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What juice or liquid cleans pennies best?
by Ted Mooney <>
United States Mint image
Guidance for your Science Fair project
1. You will probably hear the words "hypothesis", "variable", "control", "observations", "conclusions", "demonstrate" vs. "prove".
2. Do your experiment first, the research later. Why? Ever heard the term "Junk Science"? Junk science happens when you know the answer you want to get, so you use stupid but nice sounding reasons to throw away your contradictory observations, pretend to yourself that you didn't see some things, and you just keep at it until you get the answer you wanted by making the "rules" for the experiment as wacky as necessary :-)
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That's not science, that's poison! As a young person trying to please the teacher, you will find it very difficult to fight the temptation to practice junk science if you know the answer that you think you're "supposed to get".
3. Don't call the brown color on pennies "rust"! It's not. "Rust" means iron oxide -- the corrosion product of steel or iron. There is no steel or iron in pennies (with the exception of pennies from 1943, which were steel with a coating of zinc because of the shortage of copper during WWII), so pennies can't rust.
4. Pennies before 1982 were solid copper, about 95-97 percent pure and the composition can be found on the website of the U.S. Mint at www.usmint.gov). Pennies from 1983 and later are a zinc core with a thin copper plating (pennies from 1982 can be either solid copper or zinc core). Post-1982 pennies will behave funny if a liquid gets through a scratch or pinhole and reaches the zinc, so you should not mix the two types in an experiment. Use pre-1982 pennies if
5. You are not really "cleaning" the pennies, you are dissolving the copper oxide "tarnish" on them, allowing it to wash away, exposing the underlying copper metal. This is important to note because things that are good at removing soils, like soap, detergent, and shampoo will be of no use in dissolving the copper tarnish. But some things that are poor cleaners like lemon juice plus salt (a mild acid), vinegar plus salt (a mild acid), and Coke & Pepsi (mild acids) will be good at removing the tarnish.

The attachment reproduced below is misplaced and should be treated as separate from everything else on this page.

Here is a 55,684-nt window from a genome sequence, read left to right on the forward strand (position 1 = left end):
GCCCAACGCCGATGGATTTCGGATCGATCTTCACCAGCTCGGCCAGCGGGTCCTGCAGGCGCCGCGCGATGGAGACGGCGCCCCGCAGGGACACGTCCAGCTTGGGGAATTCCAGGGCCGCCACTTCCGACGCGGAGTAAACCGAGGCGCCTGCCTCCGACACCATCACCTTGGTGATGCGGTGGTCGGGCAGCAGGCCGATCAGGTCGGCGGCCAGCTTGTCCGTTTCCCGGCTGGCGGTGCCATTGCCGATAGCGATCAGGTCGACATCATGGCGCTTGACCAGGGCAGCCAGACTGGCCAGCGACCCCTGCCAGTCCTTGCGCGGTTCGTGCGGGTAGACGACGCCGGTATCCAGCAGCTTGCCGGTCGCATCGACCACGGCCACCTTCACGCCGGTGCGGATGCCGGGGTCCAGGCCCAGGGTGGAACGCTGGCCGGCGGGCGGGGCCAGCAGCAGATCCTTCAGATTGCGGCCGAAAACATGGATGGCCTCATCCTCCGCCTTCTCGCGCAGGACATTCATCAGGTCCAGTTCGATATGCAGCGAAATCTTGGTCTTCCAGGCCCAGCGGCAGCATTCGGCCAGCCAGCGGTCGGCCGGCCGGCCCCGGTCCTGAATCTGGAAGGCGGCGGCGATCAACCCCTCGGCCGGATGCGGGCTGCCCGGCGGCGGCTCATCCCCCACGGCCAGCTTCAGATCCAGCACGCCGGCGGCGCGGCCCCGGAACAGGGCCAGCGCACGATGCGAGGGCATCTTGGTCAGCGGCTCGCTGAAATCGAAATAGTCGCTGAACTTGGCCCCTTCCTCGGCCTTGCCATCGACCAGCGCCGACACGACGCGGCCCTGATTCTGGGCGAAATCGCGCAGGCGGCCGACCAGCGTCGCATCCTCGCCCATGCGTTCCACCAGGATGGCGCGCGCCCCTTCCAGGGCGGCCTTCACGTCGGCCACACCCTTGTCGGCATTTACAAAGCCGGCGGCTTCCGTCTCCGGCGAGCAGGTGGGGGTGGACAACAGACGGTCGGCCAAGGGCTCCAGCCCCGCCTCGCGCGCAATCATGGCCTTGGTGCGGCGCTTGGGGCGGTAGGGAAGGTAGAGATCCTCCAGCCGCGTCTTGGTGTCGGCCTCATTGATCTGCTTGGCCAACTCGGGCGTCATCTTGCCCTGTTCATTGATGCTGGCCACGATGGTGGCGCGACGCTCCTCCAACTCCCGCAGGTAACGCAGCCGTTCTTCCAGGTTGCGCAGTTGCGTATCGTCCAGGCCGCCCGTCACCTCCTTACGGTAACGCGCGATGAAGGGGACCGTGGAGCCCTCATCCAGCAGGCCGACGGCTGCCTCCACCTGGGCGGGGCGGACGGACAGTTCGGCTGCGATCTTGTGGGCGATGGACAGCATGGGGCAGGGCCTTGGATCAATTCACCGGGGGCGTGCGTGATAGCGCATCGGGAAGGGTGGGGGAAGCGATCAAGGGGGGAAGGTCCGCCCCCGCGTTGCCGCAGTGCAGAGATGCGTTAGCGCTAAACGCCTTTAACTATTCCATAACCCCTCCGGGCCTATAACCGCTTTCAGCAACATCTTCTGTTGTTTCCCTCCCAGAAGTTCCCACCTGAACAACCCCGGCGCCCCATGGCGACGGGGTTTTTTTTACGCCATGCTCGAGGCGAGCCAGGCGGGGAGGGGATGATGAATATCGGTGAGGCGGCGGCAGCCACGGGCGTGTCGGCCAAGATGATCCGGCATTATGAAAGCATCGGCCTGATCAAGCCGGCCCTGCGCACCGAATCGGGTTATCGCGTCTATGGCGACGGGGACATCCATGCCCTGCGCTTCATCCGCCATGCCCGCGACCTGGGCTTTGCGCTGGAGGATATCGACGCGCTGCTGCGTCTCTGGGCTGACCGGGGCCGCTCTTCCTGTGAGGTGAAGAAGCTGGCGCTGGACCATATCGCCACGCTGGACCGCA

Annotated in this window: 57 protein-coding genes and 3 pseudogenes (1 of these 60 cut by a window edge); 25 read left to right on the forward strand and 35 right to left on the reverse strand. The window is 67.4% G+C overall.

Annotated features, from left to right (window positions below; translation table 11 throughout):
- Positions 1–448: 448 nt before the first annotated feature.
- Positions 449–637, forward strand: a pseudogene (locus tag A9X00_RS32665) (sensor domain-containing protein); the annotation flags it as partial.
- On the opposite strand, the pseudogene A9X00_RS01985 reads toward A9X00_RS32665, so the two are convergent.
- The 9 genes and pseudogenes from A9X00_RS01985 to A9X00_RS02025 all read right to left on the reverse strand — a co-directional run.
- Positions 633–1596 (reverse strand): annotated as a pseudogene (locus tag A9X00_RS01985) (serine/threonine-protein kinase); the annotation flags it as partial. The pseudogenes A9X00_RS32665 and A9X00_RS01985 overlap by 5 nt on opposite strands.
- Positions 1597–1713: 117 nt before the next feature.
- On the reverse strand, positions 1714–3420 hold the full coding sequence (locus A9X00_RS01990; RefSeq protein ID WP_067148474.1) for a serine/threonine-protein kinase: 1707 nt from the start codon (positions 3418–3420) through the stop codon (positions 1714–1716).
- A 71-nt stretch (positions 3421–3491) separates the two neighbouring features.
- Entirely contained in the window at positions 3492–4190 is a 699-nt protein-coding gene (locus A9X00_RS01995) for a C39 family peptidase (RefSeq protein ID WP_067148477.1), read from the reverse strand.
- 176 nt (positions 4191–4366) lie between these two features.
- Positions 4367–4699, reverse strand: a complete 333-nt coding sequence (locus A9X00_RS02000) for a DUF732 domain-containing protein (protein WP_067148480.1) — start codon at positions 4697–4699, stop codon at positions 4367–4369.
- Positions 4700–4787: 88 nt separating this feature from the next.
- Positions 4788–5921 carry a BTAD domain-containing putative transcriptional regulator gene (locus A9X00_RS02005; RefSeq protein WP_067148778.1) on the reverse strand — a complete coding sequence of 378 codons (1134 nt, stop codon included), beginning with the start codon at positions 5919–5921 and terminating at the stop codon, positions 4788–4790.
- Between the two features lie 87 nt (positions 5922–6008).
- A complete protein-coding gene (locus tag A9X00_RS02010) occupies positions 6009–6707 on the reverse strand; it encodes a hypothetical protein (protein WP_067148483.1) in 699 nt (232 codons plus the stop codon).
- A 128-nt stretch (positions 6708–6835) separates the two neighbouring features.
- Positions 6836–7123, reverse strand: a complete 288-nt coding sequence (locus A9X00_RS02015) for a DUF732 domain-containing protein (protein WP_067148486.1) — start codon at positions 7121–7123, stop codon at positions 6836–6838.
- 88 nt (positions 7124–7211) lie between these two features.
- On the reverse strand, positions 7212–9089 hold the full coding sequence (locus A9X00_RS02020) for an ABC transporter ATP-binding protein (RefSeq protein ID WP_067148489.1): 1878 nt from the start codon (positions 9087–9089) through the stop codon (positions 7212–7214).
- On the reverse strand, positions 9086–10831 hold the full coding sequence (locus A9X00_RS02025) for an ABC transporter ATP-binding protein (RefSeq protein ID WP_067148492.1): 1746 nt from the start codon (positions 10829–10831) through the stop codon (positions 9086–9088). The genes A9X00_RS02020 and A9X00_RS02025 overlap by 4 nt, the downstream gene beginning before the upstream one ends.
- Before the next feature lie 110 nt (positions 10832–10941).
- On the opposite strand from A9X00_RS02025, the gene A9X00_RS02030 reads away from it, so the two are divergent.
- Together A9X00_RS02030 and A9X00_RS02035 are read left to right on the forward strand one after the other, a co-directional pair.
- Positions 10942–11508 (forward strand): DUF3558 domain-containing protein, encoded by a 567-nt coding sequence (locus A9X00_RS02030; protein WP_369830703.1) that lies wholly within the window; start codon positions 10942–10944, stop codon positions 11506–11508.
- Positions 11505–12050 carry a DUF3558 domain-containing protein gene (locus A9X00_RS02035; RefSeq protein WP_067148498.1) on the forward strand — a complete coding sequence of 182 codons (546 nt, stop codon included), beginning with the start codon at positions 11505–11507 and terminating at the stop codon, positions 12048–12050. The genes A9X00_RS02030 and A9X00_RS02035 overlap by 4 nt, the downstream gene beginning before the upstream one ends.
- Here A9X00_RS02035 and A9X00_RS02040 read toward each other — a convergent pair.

6. The acidity of the juice has a bit to do with it, but salt has a bigger effect. You can "clean" a penny a little bit and very slowly with lemon juice or vinegar (mild acids), but put a dash of salt in the lemon juice and the penny will turn orange with a quick rub. People say that ketchup and taco sauce are good cleaners for pennies, but read the ingredients: "Tomatoes, Vinegar, Salt . . . "
7. Your teacher probably doesn't fully understand this subject. It is very complicated to understand why salt plays such an important part in dissolving the tarnish, yet the salt won't work without the acid. One explanation, which is not exactly correct nor completely wrong, is that salt plus acid makes hydrochloric acid, which is a quite powerful acid.
8. The purpose of this experiment is not to get the "right" answer, because there isn't one! The strength of juices varies by season, and the country where they were grown, and the ripeness of each individual fruit. Plus, fruit juices contain hundreds of different chemicals that complex, chelate, sequester, buffer, and otherwise make the results of your experiment variable. Coke & Pepsi are secret formulations; we don't even know what is in them! Someone may claim that the acid in soft drinks is what is doing the tarnish removal, but when they don't even know what else is in them, how can that be anything but a guess?
9. What you should learn from the experiment is a piece of "the scientific method". Before you do anything else, get a notebook or composition pad for the experiment and number the pages so you won't be tempted to rip a page out if you later don't like what you wrote earlier. This is called a lab book. Then use a pen, not a pencil, because you don't want to be able to erase anything. Then write down everything you do in setting up the experiment, and everything you see, smell, hear, or otherwise observe. Keep jotting down the date and time as you do this. If you accidentally drop your chewing gum into the vinegar bowl, write it down because it might affect the results and be a relevant observation (how are we to know?). If you have written something that you think is completely wrong and you should remove it,
10. Remember the difference between "observations" and theories / explanations / hypotheses / conclusions. What sets observations apart from the rest? You can't change them; they are not opinions or guesses, they are facts! If you saw that your penny in vinegar was covered with tiny gas bubbles, it doesn't matter whether your classmates' pennies were or not, yours were. Period! As you rethink your theories and conclusions to account for what you've seen, you never go back and change an observation. Your lab book will hopefully get you an A whether your answers were what the teacher expected or not.
Here are some Q&A threads on the subject if you wish to read still more:
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